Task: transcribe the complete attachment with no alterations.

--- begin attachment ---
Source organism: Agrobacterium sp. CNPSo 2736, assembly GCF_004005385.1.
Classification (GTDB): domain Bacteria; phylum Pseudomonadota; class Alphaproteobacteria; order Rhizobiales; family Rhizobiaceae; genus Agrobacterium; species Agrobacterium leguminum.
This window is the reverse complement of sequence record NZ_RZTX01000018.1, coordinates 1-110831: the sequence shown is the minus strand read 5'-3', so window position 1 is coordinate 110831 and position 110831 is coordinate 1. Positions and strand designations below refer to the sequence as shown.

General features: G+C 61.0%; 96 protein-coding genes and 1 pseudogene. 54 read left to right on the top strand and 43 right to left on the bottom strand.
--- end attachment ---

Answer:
Source organism: Agrobacterium sp. CNPSo 2736, assembly GCF_004005385.1.
Classification (GTDB): domain Bacteria; phylum Pseudomonadota; class Alphaproteobacteria; order Rhizobiales; family Rhizobiaceae; genus Agrobacterium; species Agrobacterium leguminum.
This window is the reverse complement of sequence record NZ_RZTX01000018.1, coordinates 1-110831: the sequence shown is the minus strand read 5'-3', so window position 1 is coordinate 110831 and position 110831 is coordinate 1. Positions and strand designations below refer to the sequence as shown.

General features: G+C 61.0%; 96 protein-coding genes and 1 pseudogene. 54 read left to right on the top strand and 43 right to left on the bottom strand.